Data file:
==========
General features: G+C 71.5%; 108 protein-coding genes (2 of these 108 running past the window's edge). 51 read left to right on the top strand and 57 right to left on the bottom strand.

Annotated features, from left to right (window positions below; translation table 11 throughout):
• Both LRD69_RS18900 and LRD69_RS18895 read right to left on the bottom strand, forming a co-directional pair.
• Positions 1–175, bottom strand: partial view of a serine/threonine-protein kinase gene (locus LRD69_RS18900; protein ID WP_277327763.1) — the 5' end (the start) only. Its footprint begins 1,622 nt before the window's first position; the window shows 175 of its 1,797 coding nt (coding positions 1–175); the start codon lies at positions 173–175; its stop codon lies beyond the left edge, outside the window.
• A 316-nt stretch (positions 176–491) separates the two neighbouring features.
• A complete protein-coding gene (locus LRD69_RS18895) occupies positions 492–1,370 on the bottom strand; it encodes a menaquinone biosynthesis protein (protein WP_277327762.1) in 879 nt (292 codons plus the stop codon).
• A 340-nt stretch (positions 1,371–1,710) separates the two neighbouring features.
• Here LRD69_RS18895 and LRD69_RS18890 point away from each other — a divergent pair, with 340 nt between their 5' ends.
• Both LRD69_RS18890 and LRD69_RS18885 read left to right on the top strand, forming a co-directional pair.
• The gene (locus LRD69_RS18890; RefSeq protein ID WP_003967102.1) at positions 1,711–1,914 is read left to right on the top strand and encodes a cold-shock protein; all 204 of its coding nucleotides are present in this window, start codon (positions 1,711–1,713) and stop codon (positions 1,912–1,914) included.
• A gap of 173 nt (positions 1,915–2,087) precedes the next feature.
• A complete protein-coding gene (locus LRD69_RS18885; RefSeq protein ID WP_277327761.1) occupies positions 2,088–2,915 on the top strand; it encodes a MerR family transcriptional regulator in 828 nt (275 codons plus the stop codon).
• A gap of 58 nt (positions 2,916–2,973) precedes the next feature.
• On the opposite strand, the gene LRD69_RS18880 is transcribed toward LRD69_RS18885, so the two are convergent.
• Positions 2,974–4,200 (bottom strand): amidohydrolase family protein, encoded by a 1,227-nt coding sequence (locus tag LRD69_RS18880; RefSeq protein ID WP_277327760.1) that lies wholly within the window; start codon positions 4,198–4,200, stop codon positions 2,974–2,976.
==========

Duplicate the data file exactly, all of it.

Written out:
General features: G+C 71.5%; 108 protein-coding genes (2 of these 108 running past the window's edge). 51 read left to right on the top strand and 57 right to left on the bottom strand.

Annotated features, from left to right (window positions below; translation table 11 throughout):
• Both LRD69_RS18900 and LRD69_RS18895 read right to left on the bottom strand, forming a co-directional pair.
• Positions 1–175, bottom strand: partial view of a serine/threonine-protein kinase gene (locus LRD69_RS18900; protein ID WP_277327763.1) — the 5' end (the start) only. Its footprint begins 1,622 nt before the window's first position; the window shows 175 of its 1,797 coding nt (coding positions 1–175); the start codon lies at positions 173–175; its stop codon lies beyond the left edge, outside the window.
• A 316-nt stretch (positions 176–491) separates the two neighbouring features.
• A complete protein-coding gene (locus LRD69_RS18895) occupies positions 492–1,370 on the bottom strand; it encodes a menaquinone biosynthesis protein (protein WP_277327762.1) in 879 nt (292 codons plus the stop codon).
• A 340-nt stretch (positions 1,371–1,710) separates the two neighbouring features.
• Here LRD69_RS18895 and LRD69_RS18890 point away from each other — a divergent pair, with 340 nt between their 5' ends.
• Both LRD69_RS18890 and LRD69_RS18885 read left to right on the top strand, forming a co-directional pair.
• The gene (locus LRD69_RS18890; RefSeq protein ID WP_003967102.1) at positions 1,711–1,914 is read left to right on the top strand and encodes a cold-shock protein; all 204 of its coding nucleotides are present in this window, start codon (positions 1,711–1,713) and stop codon (positions 1,912–1,914) included.
• A gap of 173 nt (positions 1,915–2,087) precedes the next feature.
• A complete protein-coding gene (locus LRD69_RS18885; RefSeq protein ID WP_277327761.1) occupies positions 2,088–2,915 on the top strand; it encodes a MerR family transcriptional regulator in 828 nt (275 codons plus the stop codon).
• A gap of 58 nt (positions 2,916–2,973) precedes the next feature.
• On the opposite strand, the gene LRD69_RS18880 is transcribed toward LRD69_RS18885, so the two are convergent.
• Positions 2,974–4,200 (bottom strand): amidohydrolase family protein, encoded by a 1,227-nt coding sequence (locus tag LRD69_RS18880; RefSeq protein ID WP_277327760.1) that lies wholly within the window; start codon positions 4,198–4,200, stop codon positions 2,974–2,976.